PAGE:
Gov. Scott does his best to make Obamacare unnavigable 

Conspiracy theories regarding healthcare “navigators” prove tough to refute

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$13.6 BILLION

AMOUNT THE STATE OF FLORIDA RECEIVED IN FEDERAL GRANTS FROM THE U.S. DEPARTMENT OF HEALTH AND HUMAN SERVICES IN 2009

 

$7.8 MILLION

AMOUNT HHS IS POURING INTO THE STATE TO FUND THE NAVIGATOR PROGRAM DESIGNED TO ASSIST THE UNINSURED WITH FINDING INSURANCE COVERAGE ON THE FEDERAL MARKETPLACE AFTER OCT. 1

 

3.8 MILLION

NUMBER OF UNINSURED RESIDENTS IN FLORIDA

 

“LIKE SIMILAR REQUESTS FROM ORGANIZATIONS SEEKING ACCESS TO WORK INSIDE COUNTY HEALTH DEPARTMENTS IN THE PAST, [THE FLORIDA DEPARTMENT OF HEALTH’S] POLICY REMAINS CONSISTENT THAT OUR STAFF MAY ACCEPT THE ORGANIZATION’S MATERIALS AND FORWARD ANY REQUEST FOR ADDITIONAL INFORMATION TO THAT ENTITY. HOWEVER, NAVIGATORS WILL NOT CONDUCT ACTIVITIES ON THE GROUNDS OF HEALTH DEPARTMENTS.”
– DEPUTY DOH SECRETARY FOR STATEWIDE SERVICES C. MEADE GRIGG
SOURCES: Orange County Department of Health, Health News Florida, Florida Office of Economic and Demographic Research

 

UNNAVIGABLE

It’s a good thing that hypocrisy isn’t a flesh-eating disease, because the Florida Department of Health would likely be seeking some substantial bone cover after last week’s unexpected dive into bacterial politics. By now the whole state is aware that Gov. Rick Scott and anyone attached to his administrative tentacles are hell-bent on drowning the state’s uninsured in a rhetorical pool of states’ rights and drummed-up conspiracy theories about Obamacare. Them so-called “Navigators” hired by the federal government to “educate” the uninsured better get piss tests, because by Scott’s (and Attorney General Pam Bondi’s) wisdom, the whole thing is a ploy for identity theft by miscreants. You hear that, grandma?

But, while we’re used to hearing the nasty playground shouts from our elected nightmares, we weren’t expecting the typically silent Florida DOH to weigh in. That agency, we thought, was too busy actually helping the state’s 3.8 million uninsured residents to maintain some level of modest health, tending to epidemiology concerns and fighting STDs. Nope. On Sept. 9, DOH heavyweight C. Meade Grigg sent out a memo to the county health departments instructing them to basically ignore – and flat-out prohibit – the presence of Navigators on health department premises. In other words (once again with feeling), Obamacare isn’t happening (here).

“Navigators are not acting on behalf of the Department of Health and this program has raised privacy concerns due to the consumer information that will be gathered for use in a federal database,” DOH communications director Nathan Dunn wrote in the email delivering Grigg’s letter. Never mind that the U.S. Department of Health and Human Services has repeatedly gone on record refuting this. Never mind that there is no magical database. Cue further HHS outrage.

“This is another blatant and shameful attempt to intimidate groups who will be working to inform Americans about their new health insurance option and help them enroll in coverage, just like Medicare counselors have been doing for years,” HHS spokesman Fabien Levy said, according to the Miami Herald.

And herein lies the problem. The Florida DOH, ostensibly a sickly appendage of Scott’s administration, is seemingly pretending that it is above federal law – this despite the fact that the state receives billions from the federal government for health services annually, and the Florida DOH is even linked from the federal HHS website. While the Navigator program may seem new and confusing in the bureaucratic sense – as in, “We’ve never seen these folks before” – the DOH has a stated mission to “protect, promote and improve the health of all people in Florida.” How does holding your nose and establishing impediments to the sharing of information accomplish that?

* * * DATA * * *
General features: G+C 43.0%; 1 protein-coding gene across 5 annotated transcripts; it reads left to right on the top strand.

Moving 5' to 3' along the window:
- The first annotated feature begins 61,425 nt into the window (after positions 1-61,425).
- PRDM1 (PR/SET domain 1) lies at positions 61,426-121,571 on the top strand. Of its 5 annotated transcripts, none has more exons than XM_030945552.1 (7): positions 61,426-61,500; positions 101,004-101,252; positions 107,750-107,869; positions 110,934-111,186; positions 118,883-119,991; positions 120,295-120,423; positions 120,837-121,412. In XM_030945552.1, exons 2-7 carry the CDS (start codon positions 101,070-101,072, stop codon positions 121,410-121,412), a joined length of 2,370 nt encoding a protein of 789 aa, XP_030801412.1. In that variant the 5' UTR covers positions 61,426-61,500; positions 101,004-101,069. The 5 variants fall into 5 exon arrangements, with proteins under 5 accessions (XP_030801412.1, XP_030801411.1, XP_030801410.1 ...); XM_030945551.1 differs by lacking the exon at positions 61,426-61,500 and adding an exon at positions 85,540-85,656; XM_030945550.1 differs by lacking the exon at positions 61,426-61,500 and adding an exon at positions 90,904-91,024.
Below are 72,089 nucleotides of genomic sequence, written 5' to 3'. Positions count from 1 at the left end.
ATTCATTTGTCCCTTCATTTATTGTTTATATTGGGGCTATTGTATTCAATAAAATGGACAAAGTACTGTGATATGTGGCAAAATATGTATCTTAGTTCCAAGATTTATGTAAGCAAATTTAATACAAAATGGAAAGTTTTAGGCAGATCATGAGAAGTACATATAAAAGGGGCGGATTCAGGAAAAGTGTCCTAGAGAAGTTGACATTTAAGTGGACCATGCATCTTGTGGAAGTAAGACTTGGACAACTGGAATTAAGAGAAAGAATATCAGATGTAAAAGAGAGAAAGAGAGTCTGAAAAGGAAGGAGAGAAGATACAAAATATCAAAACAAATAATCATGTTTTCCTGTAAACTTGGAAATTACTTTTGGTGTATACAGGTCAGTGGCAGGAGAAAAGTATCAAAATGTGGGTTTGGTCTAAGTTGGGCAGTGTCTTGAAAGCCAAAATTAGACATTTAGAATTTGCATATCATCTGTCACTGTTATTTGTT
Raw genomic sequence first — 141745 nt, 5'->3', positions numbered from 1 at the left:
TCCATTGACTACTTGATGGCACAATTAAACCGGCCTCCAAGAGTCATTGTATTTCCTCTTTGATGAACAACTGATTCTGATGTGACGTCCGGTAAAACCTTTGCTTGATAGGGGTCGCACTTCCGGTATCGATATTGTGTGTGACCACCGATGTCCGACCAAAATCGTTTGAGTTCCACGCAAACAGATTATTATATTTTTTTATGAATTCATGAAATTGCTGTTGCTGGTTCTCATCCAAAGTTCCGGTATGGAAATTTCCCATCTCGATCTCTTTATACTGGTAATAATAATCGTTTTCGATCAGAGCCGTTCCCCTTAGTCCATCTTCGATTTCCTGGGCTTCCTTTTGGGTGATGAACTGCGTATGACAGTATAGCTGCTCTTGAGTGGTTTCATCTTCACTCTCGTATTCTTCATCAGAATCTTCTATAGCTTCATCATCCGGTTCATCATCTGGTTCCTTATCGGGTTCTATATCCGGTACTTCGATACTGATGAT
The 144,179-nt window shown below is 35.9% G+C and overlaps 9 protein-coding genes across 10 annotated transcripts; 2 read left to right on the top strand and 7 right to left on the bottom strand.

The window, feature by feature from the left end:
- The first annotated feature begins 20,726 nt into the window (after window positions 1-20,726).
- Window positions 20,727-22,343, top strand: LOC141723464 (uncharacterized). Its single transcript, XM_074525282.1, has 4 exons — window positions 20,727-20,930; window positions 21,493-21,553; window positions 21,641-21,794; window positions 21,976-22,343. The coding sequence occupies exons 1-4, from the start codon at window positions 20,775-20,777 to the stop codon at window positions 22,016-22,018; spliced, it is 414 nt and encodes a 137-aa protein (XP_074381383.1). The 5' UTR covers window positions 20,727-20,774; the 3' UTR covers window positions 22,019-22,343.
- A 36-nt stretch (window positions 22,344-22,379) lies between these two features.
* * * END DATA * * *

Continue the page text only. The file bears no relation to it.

In some cases, this is just screwing up an already hurried plan (thanks to Florida dragging its feet on Obamacare implementation). Pinellas County won a $600,000 Navigator grant, and was already partnering with the local health department to optimize the program. Now there will have to be an unnecessary workaround.

“It’s really sad and disappointing to see once again our Tallahassee leadership just determined to politicize health care,” Pinellas County Commission chairman Ken Welch told public radio affiliate WJCT. “I’m hoping cooler heads are going to prevail. It makes no sense.”

Retired Pasco County health director Dr. Marc Yacht took the anger further, saying that the new policy will “significantly compromise a multitude of needy Floridians from getting health care,” according to Health News Florida, adding that the move was “cruel and irresponsible.”

Closer to home, Orange County Health Department spokesman Dain Weister couldn’t comment on the motivations for the statewide mandate (“You’ll have to ask Tallahassee,” he says), but he does point to some gray areas in which the county health department will likely be rubbing elbows with Navigators anyway. There are two sites where OCHD is co-located with federally approved medical centers, which are exempt from Grigg’s Scott-fed edict. Also, OCHD collaborates with the county-funded Primary Care Access Network, which is slated to assist with Obamacare outreach. So it really is just a political thing when it comes down to the actual human level. Your chocolate will likely still get in our peanut butter, only it will be more difficult to achieve and less effective.

“The bottom line with this, from our standpoint, is that we’re still going to be allowed to give out the information and materials, coupling people up with the Navigators,” Weister says. “They just have concerns about privacy.”

Sure they do.

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